Working in conjunction with planning authorities and local governments, State development corporations could be building ‘at scale’ pipelines of urban consolidation opportunities for housing developers to take on.  And they can be clearing strategic blockages to well-planned and timely greenfield development to improve choice and value for home buyers in these areas.

Yet, these corporations are no longer front and centre as State Government pursue their urban planning visions.  Urban Growth NSW – the Government’s specialist brownfield development broker – was abolished in 2019 with its project functions absorbed into Infrastructure NSW.  Development Victoria’s business, as measured by revenue from land sales, is much the same size as it was a decade ago and a third smaller than it was in 2013/14.  Similarly, Landcom’s total sales revenue in NSW has fallen below its 12 year average in 4 of the past 6 years.

Why are government development corporations not more prominent in reshaping our cities?  One explanation is that they can be burdened with a confused and conflicted mandate.  On the one hand they are expected to address market failures and de-risk projects so that private sector developers can get on with delivering housing in places designated for growth.  On the other, they are expected to make money for their shareholder governments.

These need not be mutually exclusive objectives, especially if Governments are prepared to be patient and generate their returns from land value uplift accruing over time.  However, many of these corporations inevitably come under pressure to deliver near term dividends and find themselves unable to play the long game while still keeping favour with their shareholder.  Meanwhile, governments often fail to recognise the unrecoverable costs involved in remediating contamination, amalgamating fragmented lots and advancing trunk infrastructure to the sites and districts they want to see developed.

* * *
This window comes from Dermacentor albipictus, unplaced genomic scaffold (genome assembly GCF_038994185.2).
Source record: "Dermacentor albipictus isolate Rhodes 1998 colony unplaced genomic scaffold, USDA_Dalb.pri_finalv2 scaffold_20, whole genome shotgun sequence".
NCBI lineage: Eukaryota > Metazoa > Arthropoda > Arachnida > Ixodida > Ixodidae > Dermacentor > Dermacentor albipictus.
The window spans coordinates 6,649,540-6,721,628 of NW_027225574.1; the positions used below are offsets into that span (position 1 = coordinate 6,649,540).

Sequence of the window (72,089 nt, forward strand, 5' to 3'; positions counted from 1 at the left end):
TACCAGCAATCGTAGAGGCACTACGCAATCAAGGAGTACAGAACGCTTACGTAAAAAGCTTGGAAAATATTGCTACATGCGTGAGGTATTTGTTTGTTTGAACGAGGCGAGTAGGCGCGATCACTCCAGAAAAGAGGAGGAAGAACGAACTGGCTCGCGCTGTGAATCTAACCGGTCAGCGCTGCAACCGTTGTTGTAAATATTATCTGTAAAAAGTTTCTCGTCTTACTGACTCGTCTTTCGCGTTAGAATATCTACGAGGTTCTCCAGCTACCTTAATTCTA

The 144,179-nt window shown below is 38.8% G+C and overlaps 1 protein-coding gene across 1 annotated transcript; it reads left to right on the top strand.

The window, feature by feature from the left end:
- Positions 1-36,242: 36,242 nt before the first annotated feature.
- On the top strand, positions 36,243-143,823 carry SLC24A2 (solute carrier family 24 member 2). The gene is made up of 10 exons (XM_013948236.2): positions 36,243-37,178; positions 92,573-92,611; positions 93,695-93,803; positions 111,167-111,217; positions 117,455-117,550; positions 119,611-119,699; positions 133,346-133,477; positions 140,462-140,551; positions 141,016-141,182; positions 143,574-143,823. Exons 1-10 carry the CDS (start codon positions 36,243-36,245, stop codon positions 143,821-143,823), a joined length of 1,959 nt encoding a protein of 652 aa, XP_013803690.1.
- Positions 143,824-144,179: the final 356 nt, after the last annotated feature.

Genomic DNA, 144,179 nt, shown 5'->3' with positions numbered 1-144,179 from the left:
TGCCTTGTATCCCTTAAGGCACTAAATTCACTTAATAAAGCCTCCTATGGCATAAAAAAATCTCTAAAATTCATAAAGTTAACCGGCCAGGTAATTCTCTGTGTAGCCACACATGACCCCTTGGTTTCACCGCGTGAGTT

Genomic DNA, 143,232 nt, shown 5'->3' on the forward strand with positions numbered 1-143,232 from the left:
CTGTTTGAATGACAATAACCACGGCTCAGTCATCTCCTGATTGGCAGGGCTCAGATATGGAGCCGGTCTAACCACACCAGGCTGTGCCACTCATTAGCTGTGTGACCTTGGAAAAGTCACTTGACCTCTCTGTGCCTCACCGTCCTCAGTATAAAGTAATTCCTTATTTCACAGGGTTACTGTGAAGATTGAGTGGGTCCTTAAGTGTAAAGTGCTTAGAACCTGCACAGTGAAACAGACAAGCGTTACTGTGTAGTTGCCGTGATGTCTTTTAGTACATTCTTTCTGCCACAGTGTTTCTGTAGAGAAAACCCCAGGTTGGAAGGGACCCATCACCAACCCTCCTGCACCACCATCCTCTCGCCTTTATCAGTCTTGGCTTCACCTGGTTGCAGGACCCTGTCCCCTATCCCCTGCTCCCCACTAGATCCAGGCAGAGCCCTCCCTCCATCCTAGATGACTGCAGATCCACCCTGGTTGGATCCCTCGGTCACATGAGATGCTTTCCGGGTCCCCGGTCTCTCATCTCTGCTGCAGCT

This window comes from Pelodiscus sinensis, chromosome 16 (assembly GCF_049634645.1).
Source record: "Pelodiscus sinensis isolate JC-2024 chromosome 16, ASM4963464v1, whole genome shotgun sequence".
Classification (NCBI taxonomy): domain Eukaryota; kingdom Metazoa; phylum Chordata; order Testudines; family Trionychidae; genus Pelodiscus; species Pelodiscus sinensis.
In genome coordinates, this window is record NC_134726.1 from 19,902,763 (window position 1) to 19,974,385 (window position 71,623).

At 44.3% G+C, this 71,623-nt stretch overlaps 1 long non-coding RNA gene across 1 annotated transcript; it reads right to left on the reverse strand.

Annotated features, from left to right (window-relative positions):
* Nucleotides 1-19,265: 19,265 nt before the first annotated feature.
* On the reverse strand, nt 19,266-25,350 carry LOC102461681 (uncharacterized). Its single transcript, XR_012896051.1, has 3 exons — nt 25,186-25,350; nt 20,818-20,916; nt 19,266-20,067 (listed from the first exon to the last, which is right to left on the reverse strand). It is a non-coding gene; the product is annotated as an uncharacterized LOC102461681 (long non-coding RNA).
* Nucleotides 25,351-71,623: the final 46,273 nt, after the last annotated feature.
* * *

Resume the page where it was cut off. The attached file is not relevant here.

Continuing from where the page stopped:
State development corporations can be left looking for profit maximising opportunities to ‘cross-subsidise’ the public policy mandates which Governments are reluctant to invest in.  And this, in turn, earns the ire of the private development sector which cannot see why a government business should be directly competing with it.  Perhaps as a result of such pressures, Development Victoria now has only a residual role in greenfield projects when one of its progenitors, the (Whitlam funded) Urban Land Authority was once a dominant market player in large scale community developments, especially in Melbourne’s northern growth corridor.

State development corporations have also been crowded out by a proliferation of precinct based corporations and bureaucracies over the past decade.  State Governments have sought to counter their natural proclivity to work in silos by setting up special purpose vehicles to deliver place based solutions for many urban policy challenges which, in the past, might have been considered core business for public sector development corporations.  Today, these corporations are frequently mere on-lookers while specially mandated organisations for particular precincts battle to assemble the skills and know how to catalyse urban development in line with government policy.

If State owned development corporations are to fulfill their potential as strategic agents in more sustainable, prosperous and inclusive cities some key governance principles need to be observed.  Firstly they need mandates which clearly separate their policy functions – addressing market failures – from any commercial expectation.  Going hand in hand with this is a preparedness on the part of owner governments to make the investments required to get otherwise problematic land and precincts development ready, rather than expecting this outcome to be necessarily self-funding.  Ideally, a total value charter should be negotiated between the corporation and its owners for each major project, reflecting that much of the return to the community will be in the form of better places rather than cash.

Dr Marcus Spiller, Principal & Partner, SGS Economics & Planning Pty Ltd